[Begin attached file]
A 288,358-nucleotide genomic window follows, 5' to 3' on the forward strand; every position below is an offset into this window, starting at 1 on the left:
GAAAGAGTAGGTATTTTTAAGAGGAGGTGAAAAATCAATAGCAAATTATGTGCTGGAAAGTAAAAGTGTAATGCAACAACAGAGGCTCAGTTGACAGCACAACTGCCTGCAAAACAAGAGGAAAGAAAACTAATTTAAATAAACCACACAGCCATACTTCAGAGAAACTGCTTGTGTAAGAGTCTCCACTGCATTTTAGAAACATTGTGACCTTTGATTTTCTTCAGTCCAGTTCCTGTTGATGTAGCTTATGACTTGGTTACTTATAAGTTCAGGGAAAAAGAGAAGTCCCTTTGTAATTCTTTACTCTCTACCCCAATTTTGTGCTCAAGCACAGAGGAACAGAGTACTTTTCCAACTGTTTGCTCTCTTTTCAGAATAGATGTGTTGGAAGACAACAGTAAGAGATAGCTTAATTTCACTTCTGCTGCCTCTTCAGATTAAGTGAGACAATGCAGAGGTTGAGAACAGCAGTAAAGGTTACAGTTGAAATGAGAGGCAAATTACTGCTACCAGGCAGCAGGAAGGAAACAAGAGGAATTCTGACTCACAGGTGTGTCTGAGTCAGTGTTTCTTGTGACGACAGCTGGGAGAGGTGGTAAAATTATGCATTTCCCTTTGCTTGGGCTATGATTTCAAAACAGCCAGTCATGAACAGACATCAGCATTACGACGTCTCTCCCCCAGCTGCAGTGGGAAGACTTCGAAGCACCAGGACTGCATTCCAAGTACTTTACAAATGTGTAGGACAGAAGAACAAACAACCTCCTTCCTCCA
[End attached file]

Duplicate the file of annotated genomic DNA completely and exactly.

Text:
A 288,358-nucleotide genomic window follows, 5' to 3' on the forward strand; every position below is an offset into this window, starting at 1 on the left:
GAAAGAGTAGGTATTTTTAAGAGGAGGTGAAAAATCAATAGCAAATTATGTGCTGGAAAGTAAAAGTGTAATGCAACAACAGAGGCTCAGTTGACAGCACAACTGCCTGCAAAACAAGAGGAAAGAAAACTAATTTAAATAAACCACACAGCCATACTTCAGAGAAACTGCTTGTGTAAGAGTCTCCACTGCATTTTAGAAACATTGTGACCTTTGATTTTCTTCAGTCCAGTTCCTGTTGATGTAGCTTATGACTTGGTTACTTATAAGTTCAGGGAAAAAGAGAAGTCCCTTTGTAATTCTTTACTCTCTACCCCAATTTTGTGCTCAAGCACAGAGGAACAGAGTACTTTTCCAACTGTTTGCTCTCTTTTCAGAATAGATGTGTTGGAAGACAACAGTAAGAGATAGCTTAATTTCACTTCTGCTGCCTCTTCAGATTAAGTGAGACAATGCAGAGGTTGAGAACAGCAGTAAAGGTTACAGTTGAAATGAGAGGCAAATTACTGCTACCAGGCAGCAGGAAGGAAACAAGAGGAATTCTGACTCACAGGTGTGTCTGAGTCAGTGTTTCTTGTGACGACAGCTGGGAGAGGTGGTAAAATTATGCATTTCCCTTTGCTTGGGCTATGATTTCAAAACAGCCAGTCATGAACAGACATCAGCATTACGACGTCTCTCCCCCAGCTGCAGTGGGAAGACTTCGAAGCACCAGGACTGCATTCCAAGTACTTTACAAATGTGTAGGACAGAAGAACAAACAACCTCCTTCCTCCA